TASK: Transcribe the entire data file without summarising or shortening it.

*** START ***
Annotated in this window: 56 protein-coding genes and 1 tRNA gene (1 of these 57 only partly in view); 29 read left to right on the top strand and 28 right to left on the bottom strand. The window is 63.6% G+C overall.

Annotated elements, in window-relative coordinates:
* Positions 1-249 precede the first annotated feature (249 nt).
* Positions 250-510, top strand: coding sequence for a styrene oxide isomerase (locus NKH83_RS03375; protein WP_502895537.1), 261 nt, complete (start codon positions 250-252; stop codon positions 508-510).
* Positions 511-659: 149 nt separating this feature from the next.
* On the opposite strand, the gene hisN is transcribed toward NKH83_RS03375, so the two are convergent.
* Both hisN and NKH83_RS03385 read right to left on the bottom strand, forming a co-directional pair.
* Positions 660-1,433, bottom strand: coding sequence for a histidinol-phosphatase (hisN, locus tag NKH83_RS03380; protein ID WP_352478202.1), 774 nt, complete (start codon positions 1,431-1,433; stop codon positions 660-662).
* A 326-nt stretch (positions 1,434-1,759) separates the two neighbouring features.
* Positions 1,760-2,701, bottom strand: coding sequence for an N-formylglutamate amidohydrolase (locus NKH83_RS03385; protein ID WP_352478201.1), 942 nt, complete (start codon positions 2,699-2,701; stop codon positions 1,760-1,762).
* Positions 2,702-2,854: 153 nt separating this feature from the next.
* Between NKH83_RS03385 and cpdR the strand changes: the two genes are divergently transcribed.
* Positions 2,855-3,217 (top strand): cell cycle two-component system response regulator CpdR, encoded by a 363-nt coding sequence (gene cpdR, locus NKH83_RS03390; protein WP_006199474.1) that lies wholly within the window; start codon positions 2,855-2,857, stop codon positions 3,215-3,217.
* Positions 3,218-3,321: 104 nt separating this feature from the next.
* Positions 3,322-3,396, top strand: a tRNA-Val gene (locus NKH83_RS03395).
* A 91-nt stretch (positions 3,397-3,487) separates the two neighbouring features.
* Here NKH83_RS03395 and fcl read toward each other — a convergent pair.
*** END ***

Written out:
Annotated in this window: 56 protein-coding genes and 1 tRNA gene (1 of these 57 only partly in view); 29 read left to right on the top strand and 28 right to left on the bottom strand. The window is 63.6% G+C overall.

Annotated elements, in window-relative coordinates:
* Positions 1-249 precede the first annotated feature (249 nt).
* Positions 250-510, top strand: coding sequence for a styrene oxide isomerase (locus NKH83_RS03375; protein WP_502895537.1), 261 nt, complete (start codon positions 250-252; stop codon positions 508-510).
* Positions 511-659: 149 nt separating this feature from the next.
* On the opposite strand, the gene hisN is transcribed toward NKH83_RS03375, so the two are convergent.
* Both hisN and NKH83_RS03385 read right to left on the bottom strand, forming a co-directional pair.
* Positions 660-1,433, bottom strand: coding sequence for a histidinol-phosphatase (hisN, locus tag NKH83_RS03380; protein ID WP_352478202.1), 774 nt, complete (start codon positions 1,431-1,433; stop codon positions 660-662).
* A 326-nt stretch (positions 1,434-1,759) separates the two neighbouring features.
* Positions 1,760-2,701, bottom strand: coding sequence for an N-formylglutamate amidohydrolase (locus NKH83_RS03385; protein ID WP_352478201.1), 942 nt, complete (start codon positions 2,699-2,701; stop codon positions 1,760-1,762).
* Positions 2,702-2,854: 153 nt separating this feature from the next.
* Between NKH83_RS03385 and cpdR the strand changes: the two genes are divergently transcribed.
* Positions 2,855-3,217 (top strand): cell cycle two-component system response regulator CpdR, encoded by a 363-nt coding sequence (gene cpdR, locus NKH83_RS03390; protein WP_006199474.1) that lies wholly within the window; start codon positions 2,855-2,857, stop codon positions 3,215-3,217.
* Positions 3,218-3,321: 104 nt separating this feature from the next.
* Positions 3,322-3,396, top strand: a tRNA-Val gene (locus NKH83_RS03395).
* A 91-nt stretch (positions 3,397-3,487) separates the two neighbouring features.
* Here NKH83_RS03395 and fcl read toward each other — a convergent pair.